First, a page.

There is no letup in the way President Gloria Macapagal Arroyo is being flagged.
The flagging comes from many sides now—from many points within the political spectrum, from the extreme left to the extreme right.
Even those who represent the center have banded to join forces with religious leaders and other groups to test the moral authority of Arroyo to lead.
The Mendiola hosing down of personalities who joined the prayer rally that began in Plaza Miranda and should have ended at the San Sebastian Church is not something that is coming in easy now for Arroyo.
The political blackmailing has begun and some bishops of the Catholic Church, in tandem with a running priest that even had, in the past, performed some sort of exorcism at the House of Representatives for its shock value, have called the hosing down a tyrannical act.
The test begins for how much promise the preemptive calibrated response can afford to give in permitting citizens—mostly personalities—to keep on staging prayer rallies, demonstrations, and other means of “peaceful” assemblies.
Some of these personalities, of course, have ulterior motives other than giving voice to the voiceless, giving power to the powerless, giving food to the hungry, giving clothes to the naked.
Many of these are the moneyed and even if the country will go hang they will still have the means to run away, run from where the heat is, run to the colder climates in other lands, and from there restage other peaceful assemblies. They can even lobby other governments.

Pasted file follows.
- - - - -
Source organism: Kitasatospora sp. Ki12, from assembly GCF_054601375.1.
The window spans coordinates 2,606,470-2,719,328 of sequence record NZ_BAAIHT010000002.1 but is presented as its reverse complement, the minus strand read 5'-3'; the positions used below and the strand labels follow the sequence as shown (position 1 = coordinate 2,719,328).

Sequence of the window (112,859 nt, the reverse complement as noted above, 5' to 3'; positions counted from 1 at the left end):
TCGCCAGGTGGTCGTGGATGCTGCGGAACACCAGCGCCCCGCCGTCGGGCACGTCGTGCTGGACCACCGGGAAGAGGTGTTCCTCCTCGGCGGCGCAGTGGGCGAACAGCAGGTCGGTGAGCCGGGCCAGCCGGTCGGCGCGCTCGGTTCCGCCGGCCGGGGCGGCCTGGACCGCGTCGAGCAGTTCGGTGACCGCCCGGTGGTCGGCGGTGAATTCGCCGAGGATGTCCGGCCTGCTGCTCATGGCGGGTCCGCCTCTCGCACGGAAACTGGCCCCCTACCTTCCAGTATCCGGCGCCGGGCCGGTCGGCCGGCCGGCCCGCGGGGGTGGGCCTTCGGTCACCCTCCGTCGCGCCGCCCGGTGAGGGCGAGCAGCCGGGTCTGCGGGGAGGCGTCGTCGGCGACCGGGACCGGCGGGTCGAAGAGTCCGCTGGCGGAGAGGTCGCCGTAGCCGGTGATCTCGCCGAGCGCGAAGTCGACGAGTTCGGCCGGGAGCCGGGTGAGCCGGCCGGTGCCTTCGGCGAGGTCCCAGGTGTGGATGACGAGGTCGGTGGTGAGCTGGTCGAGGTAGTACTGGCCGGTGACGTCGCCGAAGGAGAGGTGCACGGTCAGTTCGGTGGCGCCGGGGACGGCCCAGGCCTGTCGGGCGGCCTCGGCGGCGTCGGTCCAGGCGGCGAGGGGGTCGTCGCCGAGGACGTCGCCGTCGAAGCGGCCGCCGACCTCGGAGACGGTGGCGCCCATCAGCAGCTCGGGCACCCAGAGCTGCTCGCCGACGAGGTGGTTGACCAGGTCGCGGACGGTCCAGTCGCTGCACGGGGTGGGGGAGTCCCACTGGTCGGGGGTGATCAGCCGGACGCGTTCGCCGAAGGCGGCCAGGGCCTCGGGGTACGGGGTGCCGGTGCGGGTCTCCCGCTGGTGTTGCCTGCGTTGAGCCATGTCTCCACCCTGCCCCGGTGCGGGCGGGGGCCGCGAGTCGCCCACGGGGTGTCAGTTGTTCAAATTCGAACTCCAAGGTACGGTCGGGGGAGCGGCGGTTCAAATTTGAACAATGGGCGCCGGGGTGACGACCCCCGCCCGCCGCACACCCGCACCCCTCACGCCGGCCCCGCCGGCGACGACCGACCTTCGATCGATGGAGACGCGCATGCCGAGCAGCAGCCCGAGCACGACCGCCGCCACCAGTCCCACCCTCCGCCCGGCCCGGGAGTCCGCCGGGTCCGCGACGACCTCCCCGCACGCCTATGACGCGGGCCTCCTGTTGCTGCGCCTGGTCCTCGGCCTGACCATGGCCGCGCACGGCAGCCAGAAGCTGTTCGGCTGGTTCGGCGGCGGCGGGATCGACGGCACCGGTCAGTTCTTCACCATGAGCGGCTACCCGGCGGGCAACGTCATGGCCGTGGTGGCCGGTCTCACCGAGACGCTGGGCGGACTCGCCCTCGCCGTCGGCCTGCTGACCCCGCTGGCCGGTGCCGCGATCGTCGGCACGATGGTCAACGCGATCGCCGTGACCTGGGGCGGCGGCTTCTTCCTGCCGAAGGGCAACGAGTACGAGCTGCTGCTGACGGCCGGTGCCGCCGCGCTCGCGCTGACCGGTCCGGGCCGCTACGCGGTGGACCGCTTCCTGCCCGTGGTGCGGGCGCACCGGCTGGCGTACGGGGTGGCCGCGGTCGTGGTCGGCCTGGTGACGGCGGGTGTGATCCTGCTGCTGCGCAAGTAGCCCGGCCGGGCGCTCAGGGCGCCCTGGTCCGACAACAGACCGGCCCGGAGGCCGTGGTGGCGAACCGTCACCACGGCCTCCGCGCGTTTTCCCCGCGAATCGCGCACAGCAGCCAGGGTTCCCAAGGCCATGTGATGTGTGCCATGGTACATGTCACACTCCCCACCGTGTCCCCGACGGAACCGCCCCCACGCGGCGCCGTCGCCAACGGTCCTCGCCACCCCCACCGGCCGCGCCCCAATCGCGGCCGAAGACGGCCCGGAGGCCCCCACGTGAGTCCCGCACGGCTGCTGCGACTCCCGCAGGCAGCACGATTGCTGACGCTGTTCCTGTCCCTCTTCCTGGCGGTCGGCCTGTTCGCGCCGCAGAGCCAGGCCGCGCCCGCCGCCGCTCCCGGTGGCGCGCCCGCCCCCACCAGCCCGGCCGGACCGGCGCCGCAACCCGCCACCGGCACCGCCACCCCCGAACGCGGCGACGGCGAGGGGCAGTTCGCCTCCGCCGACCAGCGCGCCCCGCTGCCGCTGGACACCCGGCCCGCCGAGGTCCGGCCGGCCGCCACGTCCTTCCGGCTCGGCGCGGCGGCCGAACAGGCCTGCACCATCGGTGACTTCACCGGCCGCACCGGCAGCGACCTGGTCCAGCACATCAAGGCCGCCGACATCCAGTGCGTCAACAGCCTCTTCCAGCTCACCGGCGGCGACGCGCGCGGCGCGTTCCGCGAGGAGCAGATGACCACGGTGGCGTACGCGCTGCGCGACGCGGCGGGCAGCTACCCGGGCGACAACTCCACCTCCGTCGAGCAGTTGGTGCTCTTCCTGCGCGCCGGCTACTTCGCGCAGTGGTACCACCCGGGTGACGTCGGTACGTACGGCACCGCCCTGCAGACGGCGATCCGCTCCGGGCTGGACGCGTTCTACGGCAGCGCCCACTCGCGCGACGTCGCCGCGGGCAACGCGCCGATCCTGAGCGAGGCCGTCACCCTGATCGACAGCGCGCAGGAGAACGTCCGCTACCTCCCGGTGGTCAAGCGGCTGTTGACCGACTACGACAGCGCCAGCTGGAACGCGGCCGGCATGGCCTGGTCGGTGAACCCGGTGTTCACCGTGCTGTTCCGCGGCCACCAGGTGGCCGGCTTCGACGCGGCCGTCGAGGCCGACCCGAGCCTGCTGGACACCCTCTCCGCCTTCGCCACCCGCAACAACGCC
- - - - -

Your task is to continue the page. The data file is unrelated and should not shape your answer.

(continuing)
Many of these are the propertied and if we go by the morals of ownership and the long history of oppression in the country, we can say that their claim to moral ascendancy is as flawed as the embattled Arroyo presidency.
We have seen them all—these scenes and spectacles.
We have read them before—these social scripts.
We have encountered them all—these dead ends that go with the absence of legitimacy in ruling over an unruly people and/or the dispossessed and that same absence of legitimacy on the part of those who are claiming to have more moral ascendancy.
The big trouble with the Arroyo presidency is that ab initio it is a regime plagued with the politics of patronage.
This politics of patronage is not Arroyo’s making but is her inheritance—and the Malacanang has become a house of inheritance that makes it sure that anyone who resides in there will be afflicted with the disease.
There is something sinister in this—and this requires the kind of exorcism that the running priest cannot do.
The problem is not a problem of metaphysical evils that some religious devotees are imagining. If it were, then the water-made-holy could have driven away the evils that lurk there, in the nooks of the palace, in the corridors leading to where Erap used to have his regular midnight Cabinet sessions where the fates of the 85 million people were being decided.
The problem is the intricate web of social relationships that go with political survival.
The problem is the presidency held hostage by interest groups other than the interest of the dispossessed, the deprived, the less privileged—those interests that rightly have been identified by the radical groups as the cause of this social malady and misery.